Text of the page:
Unemployment claims, still high, fall to lowest level since March
The number of people seeking U.S. unemployment benefits fell last week to 709,000, a still-high level but the lowest figure since March and a sign that the job market might be slowly healing.
The figures coincide with a sharp resurgence in confirmed viral infections to an all-time high above 120,000 a day. Cases are rising in 49 states, and deaths are increasing in 39. The nation has now recorded 240,000 virus-related deaths and 10.3 million confirmed infections.
As colder weather sets in and fear of the virus escalates, consumers may turn more cautious about traveling, shopping, dining out and visiting gyms, barber shops and retailers. Companies in many sectors could cut jobs or workers’ hours. In recent days, the virus’ resurgence has triggered tighter restrictions on businesses, mostly restaurants and bars, in a range of states, including Texas, New York, Maryland, and Oregon.
Last week’s new applications for unemployment benefits was down from 757,000 the previous week, the Labor Department said Thursday. The still-elevated figure shows that eight months after the pandemic flattened the economy, many employers are still slashing jobs.
The number of people who are continuing to receive traditional unemployment benefits fell to 6.8 million, the government said, from 7.2 million. That suggests that more Americans are finding jobs and no longer receiving unemployment aid. But it also indicates that many jobless people have used up their state unemployment aid — which typically expires after six months — and have transitioned to a federal extended benefits program that lasts 13 more weeks.
The viral outbreak threatens to upend the improvement in the job market in recent months. The unemployment rate plunged a full percentage point in October to 6.9% while employers added a solid 600,000 new jobs.
Even so, weekly applications for jobless aid remain at historically high levels. The applications likely include some people who lost jobs weeks ago but who have had to wait for states to process their claims. Some of them might not have filed for benefits until last week even though they were laid off earlier.
Workers can also seek aid if they’re still working but have had their hours cut. Still others might have lost jobs more than once; when they file for benefits again, it can count as a new claim.
The job market remains severely damaged. The economy still has roughly 10 million fewer jobs than it had before the pandemic — a total that exceeds all the jobs that vanished in the 2008-2009 Great Recession. Government stimulus, in the form of federal unemployment benefits, aid for small businesses and checks to most individuals has largely run out. Without further assistance, economists worry that more restaurants and other small businesses will close and the plight of the unemployed will worsen.
And unless Congress extends their benefits, millions of jobless people will run out of aid entirely by year’s end.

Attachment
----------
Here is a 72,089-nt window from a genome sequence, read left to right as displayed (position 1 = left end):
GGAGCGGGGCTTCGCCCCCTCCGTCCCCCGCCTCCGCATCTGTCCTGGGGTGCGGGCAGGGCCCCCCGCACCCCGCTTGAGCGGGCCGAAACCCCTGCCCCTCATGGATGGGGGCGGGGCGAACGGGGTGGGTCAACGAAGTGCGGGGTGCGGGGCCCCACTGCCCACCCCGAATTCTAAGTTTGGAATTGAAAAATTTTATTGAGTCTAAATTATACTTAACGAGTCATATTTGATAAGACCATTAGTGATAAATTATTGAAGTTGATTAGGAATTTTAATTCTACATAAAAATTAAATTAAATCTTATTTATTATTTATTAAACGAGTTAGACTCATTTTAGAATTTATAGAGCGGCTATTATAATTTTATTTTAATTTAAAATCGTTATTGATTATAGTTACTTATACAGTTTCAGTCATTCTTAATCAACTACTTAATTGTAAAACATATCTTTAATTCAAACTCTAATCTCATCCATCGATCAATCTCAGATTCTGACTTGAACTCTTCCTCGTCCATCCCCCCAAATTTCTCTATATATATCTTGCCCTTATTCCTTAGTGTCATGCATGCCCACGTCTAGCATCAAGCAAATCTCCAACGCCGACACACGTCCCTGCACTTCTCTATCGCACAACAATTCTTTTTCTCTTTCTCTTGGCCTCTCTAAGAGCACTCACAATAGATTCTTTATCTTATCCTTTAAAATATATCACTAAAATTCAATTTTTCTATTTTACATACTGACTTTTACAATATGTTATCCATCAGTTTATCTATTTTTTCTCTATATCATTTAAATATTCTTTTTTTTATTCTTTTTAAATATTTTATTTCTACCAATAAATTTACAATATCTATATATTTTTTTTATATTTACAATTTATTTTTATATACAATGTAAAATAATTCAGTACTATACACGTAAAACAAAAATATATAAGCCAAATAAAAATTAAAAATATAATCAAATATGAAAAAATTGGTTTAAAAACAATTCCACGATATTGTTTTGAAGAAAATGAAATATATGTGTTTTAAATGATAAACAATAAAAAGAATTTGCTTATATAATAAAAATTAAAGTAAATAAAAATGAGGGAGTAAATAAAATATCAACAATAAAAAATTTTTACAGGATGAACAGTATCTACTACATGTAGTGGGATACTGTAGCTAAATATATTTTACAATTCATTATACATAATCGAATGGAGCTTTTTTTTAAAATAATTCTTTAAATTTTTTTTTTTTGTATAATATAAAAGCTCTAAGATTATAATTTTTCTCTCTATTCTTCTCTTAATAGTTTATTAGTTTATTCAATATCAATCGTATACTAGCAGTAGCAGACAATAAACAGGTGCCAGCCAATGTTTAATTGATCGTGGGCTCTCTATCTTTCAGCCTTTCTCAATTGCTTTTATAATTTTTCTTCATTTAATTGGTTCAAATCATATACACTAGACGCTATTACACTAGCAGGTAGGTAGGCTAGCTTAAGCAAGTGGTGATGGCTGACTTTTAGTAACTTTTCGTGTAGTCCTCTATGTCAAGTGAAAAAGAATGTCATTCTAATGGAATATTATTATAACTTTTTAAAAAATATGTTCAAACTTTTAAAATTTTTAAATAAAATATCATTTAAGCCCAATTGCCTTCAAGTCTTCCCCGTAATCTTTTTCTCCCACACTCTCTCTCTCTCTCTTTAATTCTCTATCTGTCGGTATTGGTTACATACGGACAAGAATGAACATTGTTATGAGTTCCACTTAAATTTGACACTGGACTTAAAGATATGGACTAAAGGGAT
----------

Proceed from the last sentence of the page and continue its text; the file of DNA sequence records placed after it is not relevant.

Among them is Victoria Perez, who was working two delivery jobs before the pandemic struck. Having lost both jobs in the spring, she is now living with her children in city-subsidized housing near Oakland, California, and hoping to avoid homelessness.
The city housing, provided to people at heightened risk of the coronavirus, lasts only through December. Perez, 38, is a cancer survivor.
“The pandemic just ruined everything,” she said. “I was doing really good, and then nothing.”
Before the pandemic, Perez had been delivering lunch from restaurants to office workers. She also had a job with a company called Replate, taking leftover food from tech firms in San Francisco to homeless shelters. Both jobs dried up once everyone began working from home.
She did some grocery deliveries for DoorDash but stopped doing that out of fear of contracting the virus.
Perez now receives just $91 in jobless aid every two weeks. She recently began working for Replate again for about 15 to 20 hours a week.
“It is not much compared to what I had before, but it is better than nothing,” she said.
COVID-19 Economy FAQs
Are states ready to roll out COVID-19 vaccines?
Claire Hannan, executive director of the nonprofit Association of Immunization Managers, which represents state health officials, said states have been making good progress in their preparations. And we could have several vaccines pretty soon. But states still need more funding, she said. Hannan doesn’t think a lack of additional funding would hold up distribution initially, but it could cause problems down the road. “It’s really worrisome that Congress may not pass funding or that there’s information circulating saying that states don’t need additional funding,” she said.
How is the service industry dealing with the return of coronavirus restrictions?
Without another round of something like the Paycheck Protection Program, which kept a lot of businesses afloat during the pandemic’s early stages, the outlook is bleak for places like restaurants. Some in the San Francisco Bay Area, for example, only got one week of indoor dining back before cases rose and restrictions went back into effect. Restaurant owners are revamping their business models in an effort to survive while waiting to see if they’ll be able to get more aid.
How are hospitals handling the nationwide surge in COVID-19 cases?
As the pandemic surges and more medical professionals themselves are coming down with COVID, nearly 1 in 5 hospitals in the country report having a critical shortage of staff, according to data from the Department of Health and Human Services. One of the knock-on effects of staff shortages is that people who have other medical needs are being asked to wait.
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